I’ll be heading home to Hawai’i and be busy for a week or so. I’ll post as soon as I get settled in again. In the meantime, please make sure to visit my other links and Hawaii Fishing News for any updates. Thanks for your patience.
A story from fellow FBI Bloggers at Hawaii 24/7 regarding an emergency call to Kalapana, Hawai’i made me wonder; How prepared are we in such situations? I know this kind of thing happens too often and it should be a warning to a lot of shoreline fishermen that there are still inherent dangers in fishing no matter on land or sea.
Just a simple safety briefing before heading out to the fishing site or having a meeting beforehand can avoid a disaster. My friends would always tease me of being paranoid when it came to safety. But they always knew that I had their back and we all knew what we had to do if something bad happened. I’m not saying we were always prepared but we were always aware that each of us had a designated duty for just-in-case times.
Thus, here is a recommendation to avoid situations as in the aforementioned story. There might be better ways to prepare but I use this simple step before we head out on an outing:
Designate a person to stay with vehicles/camp site and to call emergency personnel, if needed. Designate a second person to be the emergency lead. You want that person to communicate on-the-scene updates and instructions with a two-way Citizens Band or Family Radio Service radio (if it is a remote site with no cellphone signal). If you can get a ham radio license (since some island areas have little to no mobile signal) for times such as these, island ham operators can assist you. In addition, ham radios come in waterproof models and can reach further distances beyond 5 miles.
Contact your local emergency personnel, ham radio organizations or game wardens for more information.
I’m just like every other fishing fanatic. If there’s water and enough light for fishing, I’m out on the reef, casting like a madman to catch a fish. However, I have since become more aware of the effects the tides have on fishing and the better opportunities you have instead of aimlessly fishing to nothing. Not too long ago, I learned that Hawaiian fishermen had different sayings for the tides. Revealing to me their acute awareness and attention to the nuances of their tidal environment:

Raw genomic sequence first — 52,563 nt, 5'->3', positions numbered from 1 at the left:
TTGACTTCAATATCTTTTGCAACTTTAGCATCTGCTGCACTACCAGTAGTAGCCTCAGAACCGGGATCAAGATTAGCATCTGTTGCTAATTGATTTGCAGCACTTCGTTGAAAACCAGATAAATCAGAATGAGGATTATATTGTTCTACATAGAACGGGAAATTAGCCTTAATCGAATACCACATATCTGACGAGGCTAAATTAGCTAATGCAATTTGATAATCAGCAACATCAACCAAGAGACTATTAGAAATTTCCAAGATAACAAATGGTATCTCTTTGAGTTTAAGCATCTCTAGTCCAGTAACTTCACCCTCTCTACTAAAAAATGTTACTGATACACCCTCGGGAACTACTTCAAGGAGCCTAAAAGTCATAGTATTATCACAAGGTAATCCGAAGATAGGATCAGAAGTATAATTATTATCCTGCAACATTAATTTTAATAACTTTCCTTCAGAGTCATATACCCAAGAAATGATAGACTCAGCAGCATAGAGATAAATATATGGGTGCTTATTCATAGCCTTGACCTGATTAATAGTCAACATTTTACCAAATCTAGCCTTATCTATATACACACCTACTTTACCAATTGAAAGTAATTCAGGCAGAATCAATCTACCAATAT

Kai a malo’o or kai malo’o – Extreme low tide with reef exposed. Lit., dry sea
Kai ko’ele – Sea too shallow to float a canoe but good for seeking shellfish. Lit., thumping sea, because the canoe thumps on the coral
Kai pu – Quiet sea
Kai wahine – Calm, gentle sea. Lit., feminine sea
Turn of the Tide
Au miki – Outgoing current
Kai emi – Ebbing sea. Lit., decreasing sea
Kai he’e – Receding sea or wave
Kai ho’i – Ebbing sea. Lit., returning sea
Kai miki – Receding sea, especially immediately before a tidal wave. Lit., shrinking sea
Kai moku – Middle tide, when the tide begins to recede
Kai nu’u aku
Nioke – Ebbing, receding, of the tide
‘Ae – To rise, of the tide
Kai apo – Rising tide. Lit., encircling sea
Kai ea – Rising tide; sea washing higher on land than usual. Lit., rising sea
Kai hohonu – Deep sea; high tide
Kai ki – Tide beginning to flow in. Lit., shooting sea
Kai nui – Big tide
Kai nu’u mai – Incoming tide
Kai piha – High sea, high tide, full sea, spring tide
Kai pi’i – High or rising tide
Kai ulu – Sea at full tide, mounting sea
Hawaiian-English Dictionary (Pukui and Elbert)
Mamaka Kaiao (Hale Kuamo’o)
Well, it didn’t take too long and believe me this is due to all the trials and errors I’ve encountered since starting this blog. LOL! But seriously, the RSS feed for ulua fishing equipment is online. Check out the right sidebar. It’ll show the most recent posts, so if you want to see more do the manual search in the last post. Aloha no!